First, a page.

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SQL db design recommendation
Posted: Wed Nov 14, 2007 7:02 am
I'm planning to host my own MSSQL stock data db. I want to store 1min OHLCV for 2000 tickers every day (ca 7.5hours x 60min x 2000 tickers = 900k rows per day)
I want to use the database to store the data locally and to easily be able to retrieve it into other applicaions.
What I'm not sure of is how to design the database: store the data in tables by ticker ? by date ?
Can anyone offer advice as to this ?
Posted: Wed Mar 26, 2008 11:15 am
using a relational database for tick data storage may be undesirable. i will try to post a link to a discussion of this elsewhere. in the mean time, you may wish to look at kdb or xenomorph.
Posted: Thu Mar 27, 2008 7:38 am
It really depends on how you plan on using the data and accessing that data. For a database that will grow by that amount you might want to pick up a book on database design. Little things like what to index can make a huge difference.
Posted: Fri Mar 28, 2008 11:35 am
like mojojojo said much depends on how you want to use the data. FWIW I have not used a relational db for price data for a long time, I've just used simple flat files to store this info.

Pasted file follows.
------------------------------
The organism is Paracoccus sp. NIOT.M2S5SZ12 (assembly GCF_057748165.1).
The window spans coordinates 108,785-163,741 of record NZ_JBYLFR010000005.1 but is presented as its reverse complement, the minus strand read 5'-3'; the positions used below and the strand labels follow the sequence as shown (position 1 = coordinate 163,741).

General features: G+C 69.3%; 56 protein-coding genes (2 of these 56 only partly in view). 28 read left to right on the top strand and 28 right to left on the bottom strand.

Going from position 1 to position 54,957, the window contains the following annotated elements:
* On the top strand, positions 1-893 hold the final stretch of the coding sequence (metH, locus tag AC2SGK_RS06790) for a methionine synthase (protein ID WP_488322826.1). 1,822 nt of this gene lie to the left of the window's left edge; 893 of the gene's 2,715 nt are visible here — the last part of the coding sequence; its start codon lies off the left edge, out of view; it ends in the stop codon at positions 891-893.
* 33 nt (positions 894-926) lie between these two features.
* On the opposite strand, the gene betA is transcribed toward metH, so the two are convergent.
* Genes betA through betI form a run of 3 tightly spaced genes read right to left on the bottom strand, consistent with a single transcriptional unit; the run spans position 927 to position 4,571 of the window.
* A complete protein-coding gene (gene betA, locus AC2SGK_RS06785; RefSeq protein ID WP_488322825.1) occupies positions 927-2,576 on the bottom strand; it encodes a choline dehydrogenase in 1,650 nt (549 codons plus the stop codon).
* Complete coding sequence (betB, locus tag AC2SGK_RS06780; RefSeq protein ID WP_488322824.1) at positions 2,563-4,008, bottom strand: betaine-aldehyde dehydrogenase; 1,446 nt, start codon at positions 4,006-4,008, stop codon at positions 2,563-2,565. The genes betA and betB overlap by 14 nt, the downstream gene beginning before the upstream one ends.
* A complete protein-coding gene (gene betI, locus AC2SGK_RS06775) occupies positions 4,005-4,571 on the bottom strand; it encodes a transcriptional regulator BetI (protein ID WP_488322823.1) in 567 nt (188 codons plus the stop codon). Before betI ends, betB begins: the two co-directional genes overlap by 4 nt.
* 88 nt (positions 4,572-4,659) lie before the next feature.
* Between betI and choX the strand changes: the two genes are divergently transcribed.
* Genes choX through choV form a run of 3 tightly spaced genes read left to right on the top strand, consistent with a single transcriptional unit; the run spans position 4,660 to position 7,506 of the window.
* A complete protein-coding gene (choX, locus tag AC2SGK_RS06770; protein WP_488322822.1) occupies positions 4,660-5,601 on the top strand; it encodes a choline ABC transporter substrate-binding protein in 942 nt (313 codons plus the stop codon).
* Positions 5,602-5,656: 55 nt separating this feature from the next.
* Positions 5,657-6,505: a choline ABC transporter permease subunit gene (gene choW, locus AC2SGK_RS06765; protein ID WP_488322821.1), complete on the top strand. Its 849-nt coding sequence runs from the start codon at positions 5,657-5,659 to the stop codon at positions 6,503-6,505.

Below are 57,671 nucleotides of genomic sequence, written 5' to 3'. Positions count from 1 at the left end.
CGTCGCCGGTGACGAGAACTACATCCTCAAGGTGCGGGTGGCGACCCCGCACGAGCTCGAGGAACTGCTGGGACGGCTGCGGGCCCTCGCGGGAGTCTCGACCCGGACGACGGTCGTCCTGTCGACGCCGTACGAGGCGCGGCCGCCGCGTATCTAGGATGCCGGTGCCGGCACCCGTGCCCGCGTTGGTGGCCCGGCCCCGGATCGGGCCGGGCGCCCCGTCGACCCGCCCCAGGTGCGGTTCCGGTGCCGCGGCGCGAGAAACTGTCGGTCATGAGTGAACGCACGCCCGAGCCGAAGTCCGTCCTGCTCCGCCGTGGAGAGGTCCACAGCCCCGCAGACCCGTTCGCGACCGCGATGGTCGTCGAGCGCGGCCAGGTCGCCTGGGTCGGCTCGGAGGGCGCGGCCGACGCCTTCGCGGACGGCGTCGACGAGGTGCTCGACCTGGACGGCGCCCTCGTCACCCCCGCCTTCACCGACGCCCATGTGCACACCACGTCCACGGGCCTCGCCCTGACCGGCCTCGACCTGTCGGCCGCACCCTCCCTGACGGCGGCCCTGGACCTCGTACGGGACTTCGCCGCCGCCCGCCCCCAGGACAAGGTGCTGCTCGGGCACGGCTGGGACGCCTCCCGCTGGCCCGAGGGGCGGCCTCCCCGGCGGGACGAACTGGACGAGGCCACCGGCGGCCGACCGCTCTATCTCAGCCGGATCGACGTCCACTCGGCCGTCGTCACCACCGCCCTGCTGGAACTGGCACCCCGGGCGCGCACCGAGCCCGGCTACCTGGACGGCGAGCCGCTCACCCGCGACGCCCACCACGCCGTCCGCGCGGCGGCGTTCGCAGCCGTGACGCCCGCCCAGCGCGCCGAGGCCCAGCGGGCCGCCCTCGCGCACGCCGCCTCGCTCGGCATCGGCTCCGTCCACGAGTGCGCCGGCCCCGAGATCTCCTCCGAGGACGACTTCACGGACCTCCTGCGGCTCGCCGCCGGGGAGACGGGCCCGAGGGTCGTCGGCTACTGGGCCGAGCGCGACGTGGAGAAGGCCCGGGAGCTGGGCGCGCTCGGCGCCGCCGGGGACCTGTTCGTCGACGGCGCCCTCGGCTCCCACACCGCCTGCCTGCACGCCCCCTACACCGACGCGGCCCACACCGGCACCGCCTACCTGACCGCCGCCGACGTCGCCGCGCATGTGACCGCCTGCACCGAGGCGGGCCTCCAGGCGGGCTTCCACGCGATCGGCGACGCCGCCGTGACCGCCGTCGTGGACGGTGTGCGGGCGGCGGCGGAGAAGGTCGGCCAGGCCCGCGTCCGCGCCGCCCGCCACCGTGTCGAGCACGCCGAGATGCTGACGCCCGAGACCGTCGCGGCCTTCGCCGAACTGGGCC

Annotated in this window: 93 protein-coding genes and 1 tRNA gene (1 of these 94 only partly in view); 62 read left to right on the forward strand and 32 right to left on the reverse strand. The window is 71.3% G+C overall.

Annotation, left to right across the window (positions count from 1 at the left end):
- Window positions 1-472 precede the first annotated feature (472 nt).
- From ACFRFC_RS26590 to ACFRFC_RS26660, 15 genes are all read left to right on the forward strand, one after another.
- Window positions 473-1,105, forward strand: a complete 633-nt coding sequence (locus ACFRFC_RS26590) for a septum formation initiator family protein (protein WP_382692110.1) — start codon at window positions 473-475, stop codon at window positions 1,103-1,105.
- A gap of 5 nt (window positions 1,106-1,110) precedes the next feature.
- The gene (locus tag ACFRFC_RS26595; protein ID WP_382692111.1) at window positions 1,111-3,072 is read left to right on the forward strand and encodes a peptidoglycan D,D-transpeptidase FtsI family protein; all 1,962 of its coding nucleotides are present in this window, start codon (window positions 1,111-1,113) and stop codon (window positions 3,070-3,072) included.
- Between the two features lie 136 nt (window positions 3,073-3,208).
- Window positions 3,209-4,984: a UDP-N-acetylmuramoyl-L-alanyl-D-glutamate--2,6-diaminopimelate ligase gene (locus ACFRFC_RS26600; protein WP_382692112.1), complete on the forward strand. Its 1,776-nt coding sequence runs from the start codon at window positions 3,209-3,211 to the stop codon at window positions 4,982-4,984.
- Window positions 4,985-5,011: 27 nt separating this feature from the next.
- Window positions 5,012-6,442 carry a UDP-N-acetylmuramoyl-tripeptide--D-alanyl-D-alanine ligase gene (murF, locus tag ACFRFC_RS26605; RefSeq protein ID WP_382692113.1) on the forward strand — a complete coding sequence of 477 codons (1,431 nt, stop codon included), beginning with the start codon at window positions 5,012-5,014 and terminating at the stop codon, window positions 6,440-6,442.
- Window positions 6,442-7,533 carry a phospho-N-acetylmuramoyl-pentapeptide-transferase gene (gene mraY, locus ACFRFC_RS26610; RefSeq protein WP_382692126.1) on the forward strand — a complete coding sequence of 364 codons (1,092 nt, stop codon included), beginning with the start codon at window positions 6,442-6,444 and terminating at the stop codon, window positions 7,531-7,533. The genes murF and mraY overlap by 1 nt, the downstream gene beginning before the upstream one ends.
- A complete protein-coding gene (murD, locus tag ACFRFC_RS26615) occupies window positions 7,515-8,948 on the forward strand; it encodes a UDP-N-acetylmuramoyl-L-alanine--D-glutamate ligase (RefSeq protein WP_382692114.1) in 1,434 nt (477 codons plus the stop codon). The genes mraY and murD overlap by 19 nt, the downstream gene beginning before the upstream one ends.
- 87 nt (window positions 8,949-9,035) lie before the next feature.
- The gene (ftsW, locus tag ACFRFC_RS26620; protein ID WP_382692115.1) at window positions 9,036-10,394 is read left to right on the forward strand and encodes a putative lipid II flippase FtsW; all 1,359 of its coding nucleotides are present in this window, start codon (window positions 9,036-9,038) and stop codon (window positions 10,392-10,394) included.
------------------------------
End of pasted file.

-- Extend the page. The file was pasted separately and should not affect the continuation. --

Lots of reasons for this choice:
0.flat files (i.e. csv files) infinitely easier to manage/manipulate than having the data in a database.
1..99% of the time the historic data is just accessed chronologically (i.e. select * order by date) anyway, hence no need for fancy select stmts.
1a.Even if you plan to do lots of research besides backtesting, sql will only provide the barest of analysis tools (i.e. like std of your time series). You'll end up having to pump the data into something stronger (i.e. Excel, R, etc). All/most of these packages are designed to read csv/flat files
2.historic data is relatively static, no real need to do lots of edits once its in your data store
3.You don't have to deal with another piece of technology (i.e. rdb). You'll probably wont have time to spend futzing with a db anyway, your time will be spent doing research
4.with ODBC/JDBC, you can access the flat files like a db anyway, so you have access to sql like functionality if you need it.
If you still want to put the data into a relation db, my prof. opinion/experience is to do make a table for each symbol, i.e. you'll have an IBM table, an AAPL table, etc. This gives u the ability to easily access the data across dates vs having to do a subselect for each day if you broke the tables up by date.
FWIW, when I put together a tick database each day was saved as a compressed blob, (again organized by symbol). I mention this only as a space saving/time saving mechanism, unless your histories are very long this probably won't be an issue.